JavaScript uses a prototypal inheritance model, and this can be a little confusing for developers coming from class-based languages such as Java or C++. Prototype inheritance is simple but yet a powerful model. In this post, we are going to talk a little bit about it and how it is built in JS. If you haven't used a prototypical model before, don't be intimidated - we'll break it down!

Each JS object has a property called [[Prototype]], which holds a link to another object referred to as the object's prototype. This prototype object has its own prototype, and so on and so forth. When trying to access a property of an object, JavaScript will look at the object itself first. If it doesn’t find the property, it looks in that object's prototype. If it doesn’t find it in the prototype, it looks in the prototype of the prototype, and so on until a property with a matching name is found or until it reaches an object with null as its prototype, meaning that the prototype chain is over.

The [[Prototype]] property is accessed using the accessors Object.getPrototypeOf() and Object.setPrototypeOf(). It can also be accessed via the property __proto__, which is non-standard but implemented by many browsers. For the sake of simplicity, we’re going to use __proto__ from now on in this article, as shown below:

Note that the code above is merely a simplified version of the following: 

Object is called a constructor function, which is a function used to create objects. (If you want to learn more about the different ways we can create objects and the resulting prototype chain of each method, be sure to read next week's Snippet on Object Creation in JavaScript.)

In JavaScript, functions have a special property called "prototype" (not to be confused with the object property __proto__), and this is used when the function is called with the new keyword in order to set the prototype of the object being created.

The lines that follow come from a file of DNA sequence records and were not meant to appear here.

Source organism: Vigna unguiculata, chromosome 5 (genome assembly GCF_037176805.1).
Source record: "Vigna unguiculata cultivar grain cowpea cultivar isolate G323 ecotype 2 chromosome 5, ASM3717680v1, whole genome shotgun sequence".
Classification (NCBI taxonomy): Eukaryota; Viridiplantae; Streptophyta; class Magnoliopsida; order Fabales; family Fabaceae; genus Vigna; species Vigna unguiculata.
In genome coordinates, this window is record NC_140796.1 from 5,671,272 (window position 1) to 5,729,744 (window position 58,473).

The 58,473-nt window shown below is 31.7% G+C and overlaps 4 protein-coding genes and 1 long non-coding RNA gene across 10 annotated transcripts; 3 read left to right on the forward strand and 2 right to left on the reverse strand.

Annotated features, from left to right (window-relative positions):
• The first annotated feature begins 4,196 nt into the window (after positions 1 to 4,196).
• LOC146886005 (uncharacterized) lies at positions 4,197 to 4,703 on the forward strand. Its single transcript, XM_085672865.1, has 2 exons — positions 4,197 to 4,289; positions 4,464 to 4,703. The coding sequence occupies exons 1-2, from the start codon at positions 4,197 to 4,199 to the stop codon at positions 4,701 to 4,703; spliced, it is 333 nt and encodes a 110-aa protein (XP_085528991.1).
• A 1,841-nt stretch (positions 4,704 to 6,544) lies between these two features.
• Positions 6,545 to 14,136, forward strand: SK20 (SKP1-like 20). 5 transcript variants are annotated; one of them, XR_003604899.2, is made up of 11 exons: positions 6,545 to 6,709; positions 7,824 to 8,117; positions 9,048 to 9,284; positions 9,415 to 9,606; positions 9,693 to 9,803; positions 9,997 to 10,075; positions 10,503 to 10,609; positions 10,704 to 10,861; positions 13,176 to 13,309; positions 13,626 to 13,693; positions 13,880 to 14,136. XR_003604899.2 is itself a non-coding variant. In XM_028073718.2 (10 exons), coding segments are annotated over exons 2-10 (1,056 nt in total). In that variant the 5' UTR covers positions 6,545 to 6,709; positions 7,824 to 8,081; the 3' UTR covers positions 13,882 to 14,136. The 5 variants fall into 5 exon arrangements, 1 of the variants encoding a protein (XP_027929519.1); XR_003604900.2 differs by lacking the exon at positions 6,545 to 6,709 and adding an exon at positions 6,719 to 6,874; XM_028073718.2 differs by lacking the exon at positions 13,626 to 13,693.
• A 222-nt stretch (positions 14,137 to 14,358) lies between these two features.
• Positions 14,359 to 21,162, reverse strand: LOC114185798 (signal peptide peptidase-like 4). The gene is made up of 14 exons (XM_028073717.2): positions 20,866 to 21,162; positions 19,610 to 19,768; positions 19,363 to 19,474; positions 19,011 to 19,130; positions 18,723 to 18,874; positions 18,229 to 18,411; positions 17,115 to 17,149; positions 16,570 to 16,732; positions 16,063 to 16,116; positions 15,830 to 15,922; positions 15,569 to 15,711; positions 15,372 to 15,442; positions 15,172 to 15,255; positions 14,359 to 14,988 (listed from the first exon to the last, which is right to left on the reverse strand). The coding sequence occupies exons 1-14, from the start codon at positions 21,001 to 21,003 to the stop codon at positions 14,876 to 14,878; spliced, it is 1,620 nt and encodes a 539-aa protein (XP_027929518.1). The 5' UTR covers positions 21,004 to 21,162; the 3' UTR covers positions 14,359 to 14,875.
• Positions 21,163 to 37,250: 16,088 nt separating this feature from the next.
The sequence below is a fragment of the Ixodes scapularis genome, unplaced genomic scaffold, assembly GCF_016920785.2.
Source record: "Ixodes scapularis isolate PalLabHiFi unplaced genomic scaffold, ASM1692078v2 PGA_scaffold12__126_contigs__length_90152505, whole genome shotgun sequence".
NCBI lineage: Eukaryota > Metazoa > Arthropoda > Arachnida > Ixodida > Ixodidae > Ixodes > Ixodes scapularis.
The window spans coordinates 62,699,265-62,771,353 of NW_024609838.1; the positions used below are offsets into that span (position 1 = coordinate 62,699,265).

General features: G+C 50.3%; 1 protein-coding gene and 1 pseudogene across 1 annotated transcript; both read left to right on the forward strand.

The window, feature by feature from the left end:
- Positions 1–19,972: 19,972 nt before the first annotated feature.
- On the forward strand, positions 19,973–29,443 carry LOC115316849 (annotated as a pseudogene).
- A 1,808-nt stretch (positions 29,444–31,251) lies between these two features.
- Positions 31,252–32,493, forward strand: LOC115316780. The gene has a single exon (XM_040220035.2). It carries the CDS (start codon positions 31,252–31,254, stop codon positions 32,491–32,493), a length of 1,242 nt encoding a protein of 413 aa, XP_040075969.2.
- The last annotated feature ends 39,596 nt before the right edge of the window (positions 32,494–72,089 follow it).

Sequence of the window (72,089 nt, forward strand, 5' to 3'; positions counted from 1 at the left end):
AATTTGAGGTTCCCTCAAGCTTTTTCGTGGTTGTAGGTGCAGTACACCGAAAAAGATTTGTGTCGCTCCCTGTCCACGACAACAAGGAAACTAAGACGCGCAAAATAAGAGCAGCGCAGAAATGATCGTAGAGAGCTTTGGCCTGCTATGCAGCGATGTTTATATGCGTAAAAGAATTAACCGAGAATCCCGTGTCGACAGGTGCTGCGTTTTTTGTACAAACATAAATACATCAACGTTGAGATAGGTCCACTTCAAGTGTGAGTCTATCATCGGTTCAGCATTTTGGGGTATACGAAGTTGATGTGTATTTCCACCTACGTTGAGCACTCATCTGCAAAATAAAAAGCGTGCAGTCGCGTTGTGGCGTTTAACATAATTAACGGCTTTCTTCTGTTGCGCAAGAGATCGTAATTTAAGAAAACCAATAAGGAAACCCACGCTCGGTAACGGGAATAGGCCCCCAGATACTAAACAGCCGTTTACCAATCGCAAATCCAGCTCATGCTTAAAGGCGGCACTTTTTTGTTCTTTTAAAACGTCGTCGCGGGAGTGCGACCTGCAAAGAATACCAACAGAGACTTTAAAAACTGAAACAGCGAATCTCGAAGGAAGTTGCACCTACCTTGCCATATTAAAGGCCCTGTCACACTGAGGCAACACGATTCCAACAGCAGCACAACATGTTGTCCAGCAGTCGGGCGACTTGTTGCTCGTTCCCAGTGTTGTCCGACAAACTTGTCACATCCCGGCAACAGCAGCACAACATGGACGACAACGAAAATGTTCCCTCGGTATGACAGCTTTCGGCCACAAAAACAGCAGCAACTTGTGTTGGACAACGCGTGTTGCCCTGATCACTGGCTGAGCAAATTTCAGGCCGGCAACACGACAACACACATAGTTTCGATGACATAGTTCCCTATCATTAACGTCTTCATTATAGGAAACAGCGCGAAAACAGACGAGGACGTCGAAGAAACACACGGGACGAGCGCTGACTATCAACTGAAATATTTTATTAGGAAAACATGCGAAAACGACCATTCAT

In fact, if we check the value of Object.prototype, we get the same result as the x.__proto__

To make things clear, let's look at another example. First, we’ll create a function called “Person.” This will be our constructor function, and in JavaScript, the first letter of a constructor function is capitalized by convention. 

As we’ve seen before, Person has a property called prototype. So we are going to create a function called greetings inside of it:

Now we’ll create an object using our constructor function: 

If we check johnDoe.__proto__, we will see our greetings function there. When we call johnDoe.greetings(), the interpreter will check johnDoe’s properties. Since the function is not defined there, it will check its prototype (referenced by the __proto__ function), and then we’ll get the expected result:

Now, let's find out what happens if we create our object and then change our constructor function after that, like this:

What do you think will be the output? … If you said “Hello! =),” you are correct! This is because, as we said before, the __proto__ property is a reference to the object’s prototype and not a copy of it. You can also check that johnDoe.__proto__ === Person.prototype is true, meaning that both properties point to the same place.

Happy coding!



Rafael Bicalho

Rafael Bicalho is a UI Engineer at Avenue Code. He is a fan of technology, coffee and programming.

Understanding the JavaScript Concurrency Model